This is Part 2 of a series on posts about the Old Testament passages related to same-sex intercourse. If you’re wondering why on earth we wouldn’t just take the super-clear, plain understanding of the laws in Leviticus, check out Torah Part 1.
For so long, I thought that affirming the sexuality of LGBT people like myself was at odds with the Bible, but I never understood why. People who affirmed LGBT people seemed to be doing what Jesus would do. But for those of us who take a high view of scripture, it isn’t enough to feel that something is more loving, we need to understand how that love is biblical love.
It wasn’t until I took a much closer look at the Bible that I realized how much better it’s teachings are than I could imagine. I want to share with you some things I learned about the texts of Leviticus and Genesis.
In my conservative and traditionalist seminary, I took a class on interpreting and applying the Old Testament Law. One of the principles I was taught is that the narratives of the Torah explain the laws of the Torah. That’s why I think it best to take the three Old Testament passages related to same-sex intercourse together along with the one additional passage that’s ambiguous. They help us to understand what is meant by the prohibitions in Leviticus.
The Leviticus verses, both 18:22 and 20:13 say, “A man shall not lie with a man as with a woman.” So we need to look at the stories that depict just such an act or an attempt at such an act.
The Sin of Ham
A strange story appears in Genesis 9. After the flood, Noah and his three sons were starting their new lives. Noah promptly planted a vineyard, made wine, got drunk, and lie naked in his tent. Ham went in and saw him, but not only that, the original language gives the idea that his eyes lingered on his father’s nakedness. In another seminary class, I remember the teacher describing how Ham was a homosexual and was disgustingly turned on by his father’s naked body. He then went out and told his brothers about Noah’s nakedness. The brothers walked backwards with a blanket to cover his nakedness.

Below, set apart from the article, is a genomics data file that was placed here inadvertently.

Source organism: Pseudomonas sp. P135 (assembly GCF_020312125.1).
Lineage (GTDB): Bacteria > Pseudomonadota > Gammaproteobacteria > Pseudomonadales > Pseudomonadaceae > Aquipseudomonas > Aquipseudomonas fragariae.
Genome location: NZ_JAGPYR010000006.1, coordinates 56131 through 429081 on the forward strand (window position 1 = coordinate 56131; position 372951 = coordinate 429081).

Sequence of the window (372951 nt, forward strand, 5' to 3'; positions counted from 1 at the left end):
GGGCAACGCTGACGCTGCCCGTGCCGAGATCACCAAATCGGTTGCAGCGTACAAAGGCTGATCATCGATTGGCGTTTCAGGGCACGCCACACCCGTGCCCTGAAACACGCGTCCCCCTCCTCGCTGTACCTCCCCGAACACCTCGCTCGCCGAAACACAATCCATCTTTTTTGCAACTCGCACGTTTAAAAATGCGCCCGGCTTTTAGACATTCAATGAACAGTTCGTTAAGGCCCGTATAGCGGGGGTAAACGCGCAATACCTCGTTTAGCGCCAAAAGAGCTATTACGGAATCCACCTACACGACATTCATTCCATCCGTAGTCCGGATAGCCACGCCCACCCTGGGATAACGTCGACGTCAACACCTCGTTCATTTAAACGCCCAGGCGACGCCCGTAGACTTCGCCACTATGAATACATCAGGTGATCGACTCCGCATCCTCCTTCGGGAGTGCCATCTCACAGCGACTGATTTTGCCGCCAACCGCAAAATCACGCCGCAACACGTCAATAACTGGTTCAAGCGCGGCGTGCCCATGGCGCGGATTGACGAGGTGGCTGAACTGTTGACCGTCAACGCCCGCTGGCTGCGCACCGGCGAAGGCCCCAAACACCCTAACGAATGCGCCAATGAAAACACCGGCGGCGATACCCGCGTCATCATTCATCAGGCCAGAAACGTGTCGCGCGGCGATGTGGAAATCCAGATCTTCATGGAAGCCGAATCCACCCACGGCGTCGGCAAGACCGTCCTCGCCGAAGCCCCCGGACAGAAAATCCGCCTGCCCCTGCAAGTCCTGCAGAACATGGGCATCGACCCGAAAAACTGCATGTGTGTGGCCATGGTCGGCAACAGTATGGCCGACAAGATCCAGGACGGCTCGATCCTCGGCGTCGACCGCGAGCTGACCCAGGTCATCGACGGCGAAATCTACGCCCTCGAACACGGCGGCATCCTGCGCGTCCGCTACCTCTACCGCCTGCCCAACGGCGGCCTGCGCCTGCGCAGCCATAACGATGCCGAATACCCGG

No one is really sure what happened here. Uncovering someone’s nakedness is a euphamism for sex, but Noah uncovered his own nakedness and that’s not really the same. There is something less than rape and more than nothing going on here. There is a definite sexual tone. In verse 24 Noah sobers up and realizes what Ham “had done to him.”
One thing we do know, whatever happened Ham’s brothers reacted very differently than Ham did. They wanted to show their father respect, while Ham wanted to spread knowledge of their father’s disgrace.
The sexual overtone of this verse doesn’t seem to be about lust. If it was, he wouldn’t be bragging to his brothers. Yet he would speak so brazenly to his brothers if his goal was to humiliate his father. The indication is that same-sex eroticism here is about humiliating Noah.
The Sin of Sodom
This passage is where the word sodomy comes from. The story is found in Genesis chapter 19, but it really starts in chapter 18. I suggest a quick read. The basic story goes like this:
Angel’s show up at Abraham’s tent. He doesn’t know they are angels. He invites them in, gives them the best food, is all-around an awesome host.
They tell Abraham who they are and that they’ve come to destroy Sodom. Abraham pleads with them and they agree that if they find even five good people there they will spare the city.
The angels show up in Sodom. No one knows they are angels. No one helps them out. So they decide to sleep on the street. Lot realizes this is a terrible idea and invites them in.
Every single man in the city, young and old, gathers outside Lot’s home demanding the men to gang rape them.
Lot asks them to take his daughters instead, and they refuse then begin to push into the house.
The angels rescue lot and blind the men of Sodom who still try to get at the men but can’t.
The next day Lot and his family get out of there and the angels destroy the city.
Long before I had affirming theology, back when I was still trying desperately to be straight, I remember a line from a sermon describing the men of Sodom as “a group of gay men.”